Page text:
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Tilray Brands Inc(TLRY-Q)
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This Cannabis Stock CEO Just Scooped Up Shares. Should You?

Barchart - Fri Jan 19, 2:18PM CST

Cannabis stocks have been attracting buzz in the early weeks of 2024, as the U.S. Drug Enforcement Administration (DEA) reviews marijuana for potential reclassification. If the drug is reclassified from Schedule I to Schedule III, it could have significantly positive implications for multi-state operators in the cannabis sector.

However, investors shouldn't forget about cannabis players north of the border, either. The CEO of Canada-based Tilray Brands (TLRY), a leading player in the cannabis industry, just made a big purchase of company stock. When company executives, board members, and stakeholders of 10% or more buy shares with their own money, it's known as insider buying - and it's generally viewed as a bullish signal for the stock. While investing legend Peter Lynch once observed that insiders might sell stock for any number of reasons, they typically buy shares only when they believe the price will rise.

With this in mind, here's a closer look at the latest insider buying on TLRY.

Insiders Buy TLRY Stock

On Jan. 12, Chairman and CEO Irwin Simon purchased 53,700 TLRY shares at $1.88 each, totaling approximately $100,956. Following the transaction, Simon's stake in Tilray stood at 0.27%.

Two other insiders also bought Tilray stock below $2.00 that same day, albeit in much smaller amounts - General Counsel Mitchell Gendel, and Chief Financial Officer Carl Merton.

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More recently, on Jan. 16th, Gendel made another small purchase of 7,200 shares at $1.98, while Chief Strategy Officer Denise Menikheim Faltischek entered the fray with 10,000 shares at $2.05.

Prior to the flurry of activity in 2024, there are no noteworthy insider buys on Tilray, looking back over the past several years.

Why Is Tilray Stock Down?

Like other cannabis players, Tilray Brands has been navigating a turbulent market. Over the past year, the stock has declined 32%. Longer-term, the shares are down roughly 98% from their 2019 highs.

Currently, the company is valued at $1.41 billion by market cap.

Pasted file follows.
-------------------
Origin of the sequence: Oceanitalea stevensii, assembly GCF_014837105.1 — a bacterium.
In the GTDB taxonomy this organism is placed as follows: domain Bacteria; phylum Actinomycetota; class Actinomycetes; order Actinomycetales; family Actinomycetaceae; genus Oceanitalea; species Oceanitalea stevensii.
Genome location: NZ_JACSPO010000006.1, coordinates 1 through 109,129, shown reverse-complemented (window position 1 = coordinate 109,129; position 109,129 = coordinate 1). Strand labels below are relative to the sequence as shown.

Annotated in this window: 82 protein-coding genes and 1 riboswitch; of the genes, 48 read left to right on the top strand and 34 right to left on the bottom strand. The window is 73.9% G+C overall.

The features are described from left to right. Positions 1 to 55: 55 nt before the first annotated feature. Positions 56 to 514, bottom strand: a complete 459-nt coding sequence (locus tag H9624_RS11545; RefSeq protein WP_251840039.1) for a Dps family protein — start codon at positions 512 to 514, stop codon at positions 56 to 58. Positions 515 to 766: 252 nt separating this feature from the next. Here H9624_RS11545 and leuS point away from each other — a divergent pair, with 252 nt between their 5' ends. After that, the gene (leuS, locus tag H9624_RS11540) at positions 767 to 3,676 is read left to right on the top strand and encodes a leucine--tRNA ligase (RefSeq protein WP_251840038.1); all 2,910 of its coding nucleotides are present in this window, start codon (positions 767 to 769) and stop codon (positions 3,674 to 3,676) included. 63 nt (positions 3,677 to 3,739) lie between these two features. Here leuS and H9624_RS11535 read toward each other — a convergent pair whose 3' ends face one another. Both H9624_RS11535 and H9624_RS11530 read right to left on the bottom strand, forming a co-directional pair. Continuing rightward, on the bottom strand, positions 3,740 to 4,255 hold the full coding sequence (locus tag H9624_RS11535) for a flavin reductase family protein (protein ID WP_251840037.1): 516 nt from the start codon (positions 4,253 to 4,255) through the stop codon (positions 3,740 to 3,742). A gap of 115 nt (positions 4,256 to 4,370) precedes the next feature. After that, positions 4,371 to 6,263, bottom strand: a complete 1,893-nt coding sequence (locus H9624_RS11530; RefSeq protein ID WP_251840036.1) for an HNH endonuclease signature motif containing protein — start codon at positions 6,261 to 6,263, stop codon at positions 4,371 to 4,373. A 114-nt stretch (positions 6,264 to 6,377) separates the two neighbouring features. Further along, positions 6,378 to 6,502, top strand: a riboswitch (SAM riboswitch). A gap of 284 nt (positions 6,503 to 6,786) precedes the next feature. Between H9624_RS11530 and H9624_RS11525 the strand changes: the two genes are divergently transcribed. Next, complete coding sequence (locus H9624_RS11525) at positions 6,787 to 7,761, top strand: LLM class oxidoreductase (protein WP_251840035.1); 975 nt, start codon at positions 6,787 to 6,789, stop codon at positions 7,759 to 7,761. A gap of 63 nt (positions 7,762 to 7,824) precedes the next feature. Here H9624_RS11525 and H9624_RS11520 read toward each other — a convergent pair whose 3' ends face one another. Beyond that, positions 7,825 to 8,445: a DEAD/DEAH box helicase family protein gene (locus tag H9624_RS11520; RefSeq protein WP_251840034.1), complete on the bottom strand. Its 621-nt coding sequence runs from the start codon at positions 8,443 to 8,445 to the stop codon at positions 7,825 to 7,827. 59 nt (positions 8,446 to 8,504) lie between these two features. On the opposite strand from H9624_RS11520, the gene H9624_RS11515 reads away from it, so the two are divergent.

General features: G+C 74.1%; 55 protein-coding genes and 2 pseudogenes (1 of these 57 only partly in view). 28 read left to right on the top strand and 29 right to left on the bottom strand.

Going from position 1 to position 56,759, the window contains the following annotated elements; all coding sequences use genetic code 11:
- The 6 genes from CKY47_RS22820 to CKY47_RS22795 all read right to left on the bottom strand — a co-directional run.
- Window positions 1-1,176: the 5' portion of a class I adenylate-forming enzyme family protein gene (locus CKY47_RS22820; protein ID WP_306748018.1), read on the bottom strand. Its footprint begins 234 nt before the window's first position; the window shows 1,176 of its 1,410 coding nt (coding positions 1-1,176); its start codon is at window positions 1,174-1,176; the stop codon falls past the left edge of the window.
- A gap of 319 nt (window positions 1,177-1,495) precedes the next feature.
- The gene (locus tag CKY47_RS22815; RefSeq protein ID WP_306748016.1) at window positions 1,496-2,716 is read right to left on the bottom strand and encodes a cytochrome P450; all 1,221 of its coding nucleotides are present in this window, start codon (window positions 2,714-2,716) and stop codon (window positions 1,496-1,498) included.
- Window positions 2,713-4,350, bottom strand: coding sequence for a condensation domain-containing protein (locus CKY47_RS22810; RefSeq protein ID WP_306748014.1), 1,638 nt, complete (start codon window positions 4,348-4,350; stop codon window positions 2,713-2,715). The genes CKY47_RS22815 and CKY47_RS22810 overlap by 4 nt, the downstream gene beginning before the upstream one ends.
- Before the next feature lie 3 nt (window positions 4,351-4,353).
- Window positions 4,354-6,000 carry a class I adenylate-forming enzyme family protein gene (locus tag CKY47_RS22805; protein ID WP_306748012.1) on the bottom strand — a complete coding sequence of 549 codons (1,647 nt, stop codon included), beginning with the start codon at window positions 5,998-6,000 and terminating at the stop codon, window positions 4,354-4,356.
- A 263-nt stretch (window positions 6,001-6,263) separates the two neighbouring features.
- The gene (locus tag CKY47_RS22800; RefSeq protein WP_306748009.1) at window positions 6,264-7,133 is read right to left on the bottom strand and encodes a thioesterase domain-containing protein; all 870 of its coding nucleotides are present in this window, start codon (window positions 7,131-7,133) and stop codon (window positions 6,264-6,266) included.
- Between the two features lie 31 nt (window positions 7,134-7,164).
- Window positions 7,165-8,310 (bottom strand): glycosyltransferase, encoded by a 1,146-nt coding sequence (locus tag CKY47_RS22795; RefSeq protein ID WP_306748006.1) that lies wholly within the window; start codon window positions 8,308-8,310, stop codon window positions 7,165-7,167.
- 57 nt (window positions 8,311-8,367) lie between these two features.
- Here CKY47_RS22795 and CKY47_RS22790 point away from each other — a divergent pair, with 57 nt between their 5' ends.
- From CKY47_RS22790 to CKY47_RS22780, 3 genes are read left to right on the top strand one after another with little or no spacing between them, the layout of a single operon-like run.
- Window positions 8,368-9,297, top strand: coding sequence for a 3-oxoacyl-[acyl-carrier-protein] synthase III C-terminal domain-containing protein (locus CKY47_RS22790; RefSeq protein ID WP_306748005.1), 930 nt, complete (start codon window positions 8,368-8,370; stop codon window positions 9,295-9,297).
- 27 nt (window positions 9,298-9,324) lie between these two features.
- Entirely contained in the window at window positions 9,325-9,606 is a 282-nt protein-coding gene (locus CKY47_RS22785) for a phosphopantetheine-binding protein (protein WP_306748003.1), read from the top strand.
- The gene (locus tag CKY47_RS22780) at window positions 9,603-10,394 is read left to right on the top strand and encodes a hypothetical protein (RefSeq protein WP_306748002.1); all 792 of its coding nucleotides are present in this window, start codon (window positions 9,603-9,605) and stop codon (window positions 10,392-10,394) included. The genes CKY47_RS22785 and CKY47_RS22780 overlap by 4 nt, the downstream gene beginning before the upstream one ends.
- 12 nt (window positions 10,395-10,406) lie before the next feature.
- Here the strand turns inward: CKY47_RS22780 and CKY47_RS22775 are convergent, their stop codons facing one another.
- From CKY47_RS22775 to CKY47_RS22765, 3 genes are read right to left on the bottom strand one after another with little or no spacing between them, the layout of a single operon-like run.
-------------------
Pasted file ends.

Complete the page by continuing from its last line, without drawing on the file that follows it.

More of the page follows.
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Earlier this month, Tilray reported a mixed set of results for the second quarter of fiscal year 2024. While adjusted earnings topped Wall Street's expectations, the company's quarterly revenue fell short of forecasts - despite rising 34% to hit a record of $194 million.

Tilray has been proactive in diversifying its revenue streams, and beverage alcohol net revenue more than doubled during the quarter. The company's strategic acquisitions, such as the purchase of Montauk Brewing Co. and eight beer brands from Anheuser-Busch, have allowed it to reduce its reliance on the volatile cannabis market, where it remains a Canadian market share leader.

Additionally, its HEXO acquisition is expected to result in up to $35 million of annual savings, which should help to generate positive adjusted free cash flow.

What Do Analysts Expect for Tilray Stock?

Analysts expect Tilray Brands to report narrower losses and higher revenue in the years ahead. The consensus is predicting revenue of $813 million in 2024, a sizable 25% increase over fiscal 2023. The loss per share is expected to arrive at $0.17, an improvement of about 21% year-over-year.

For fiscal 2025, revenue is expected to increase another 9.7%, with losses narrowing further to $0.12 per share.

Wall Street is largely on the fence when it comes to TLRY shares. The company's stock is currently rated as a “Hold” by the majority of analysts, with 8 out of 12 backing this opinion. However, three analysts suggest a “Strong Buy,” while one analyst recommends a “Strong Sell.” 

The mean target price for TLRY is $2.57, which represents potential upside of approximately 29% from current levels.

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On the date of publication, Ebube Jones did not have (either directly or indirectly) positions in any of the securities mentioned in this article. All information and data in this article is solely for informational purposes. For more information please view the Barchart Disclosure Policy here.

Provided Content: Content provided by Barchart. The Globe and Mail was not involved, and material was not reviewed prior to publication.

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